Plotting popular words from each cluster, and connecting words that are frequently co-located in the same firm names, we get


We can explore related words using Google’s Embeddings Projector, which generates 3D images of word relationships that look like this:

Embeddings projector

  • Click on the link for the embeddings projector, wait for it to load the data.
  • Start entering a word at top right to search for it
  • Select the word you want in the list that gets populated
  • Click “Isolate data points”
  • Drag the image around with your mouse to see related words
  • When you’re done, hit “Clear selection”

It’s a bit like taking a word and algorithmically free-associating similar words that are used in fund names.

Finally, we can train a machine learning algorithm to automatically generate realistic-sounding new names based on our corpus! Use this link or the form below to generate names based on a starting string (or leave blank).

Some names may be similar to existing names in the corpus, which are the property of their respective owners.

Other names are a bit random…use them for inspiration for your next corporate entity…or if you need to generate random realistic-looking text for testing purposes or to fool a spam filter. We make no representation about the regulatory compliance, appropriateness, or marketing value of generated names!

The code is here.

We hope this will free valuable time from the fund naming problem to let managers focus on generating alpha.

1 How does Word2Vec work? It’s like a Netflix movie recommendation system, but for words. The Netflix recommender maps each user and each movie to a vector. It tries to find</p>

1. A vector to represent each movie and
2. A vector to represent each user such that
3. When you multiply those two vectors, you get a number that predicts how the user will rate the movie.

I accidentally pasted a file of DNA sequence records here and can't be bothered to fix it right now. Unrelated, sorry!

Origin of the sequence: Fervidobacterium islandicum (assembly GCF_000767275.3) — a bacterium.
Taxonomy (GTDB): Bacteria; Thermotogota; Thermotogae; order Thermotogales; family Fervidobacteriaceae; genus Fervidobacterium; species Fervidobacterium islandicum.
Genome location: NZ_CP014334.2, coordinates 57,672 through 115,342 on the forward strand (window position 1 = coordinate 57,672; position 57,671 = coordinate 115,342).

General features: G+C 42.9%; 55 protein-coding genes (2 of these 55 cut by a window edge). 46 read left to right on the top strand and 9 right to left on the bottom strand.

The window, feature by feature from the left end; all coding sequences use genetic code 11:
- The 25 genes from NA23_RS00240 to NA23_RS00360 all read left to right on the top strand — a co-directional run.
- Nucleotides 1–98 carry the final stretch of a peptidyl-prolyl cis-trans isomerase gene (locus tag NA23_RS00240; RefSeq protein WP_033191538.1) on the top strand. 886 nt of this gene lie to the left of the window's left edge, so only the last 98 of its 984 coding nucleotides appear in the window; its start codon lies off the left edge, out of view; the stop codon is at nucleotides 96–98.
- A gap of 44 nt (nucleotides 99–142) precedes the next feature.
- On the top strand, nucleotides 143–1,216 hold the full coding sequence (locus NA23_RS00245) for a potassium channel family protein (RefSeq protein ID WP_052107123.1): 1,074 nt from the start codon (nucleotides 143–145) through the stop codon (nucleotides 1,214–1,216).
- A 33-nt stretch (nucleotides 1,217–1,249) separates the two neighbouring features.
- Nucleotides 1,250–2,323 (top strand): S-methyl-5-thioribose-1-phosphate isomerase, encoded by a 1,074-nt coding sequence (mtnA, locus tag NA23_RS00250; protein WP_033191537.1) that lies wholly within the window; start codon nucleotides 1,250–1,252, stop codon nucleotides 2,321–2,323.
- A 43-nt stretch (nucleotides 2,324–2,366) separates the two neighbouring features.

As users rate a lot of movies and the system trains and improves the vectors, different vector components start to represent movie features, like action-adventure, rom-com, scifi, etc.

Now to see how Word2Vec assigns vectors to words, substitute the statement ‘user u likes movie m‘ with ‘the word goldman frequently occurs in same context as the word morgan‘.

By using a large corpus to train vectors which predict what words arise in similar context, we arrive at vectors that represent a sometimes-shockingly complex knowledge about each word, bordering on understanding. For instance, we might find that the word vector closest to ‘Paris’ _ ‘France’ + ‘Germany’ is ‘Berlin.’ In other words, Word2Vec in some sense understands that ‘Paris is to France as Berlin is to Germany.’ This post is a good intro.
2 Computer-generated names are generated as follows:</p>

  • Split each firm name into all its initial substrings.
  • Identify the character following each substring. In other words, for “Wiley E. Coyote Investment Management”, generate pairs like
    (‘Wile’, ‘y’)
    (‘Wiley E. Coy’, ‘o’)
    (‘Wiley E. Coyote Investment Managemen’, ‘t’)
  • Use these pairs as a corpus to train a recurrent neural network to predict the next character following an initial fund name substring.
  • Get like 75% accuracy _ RNNs are unreasonably effective, or language is surprisingly predictable.
  • To predict, seed the algorithm with a chunk or an empty string, predict the following character.
  • Add the predicted character to the end of the string, predict with the resulting chunk.
  • Get a large number of silly names that resemble the training corpus, with some randomness added.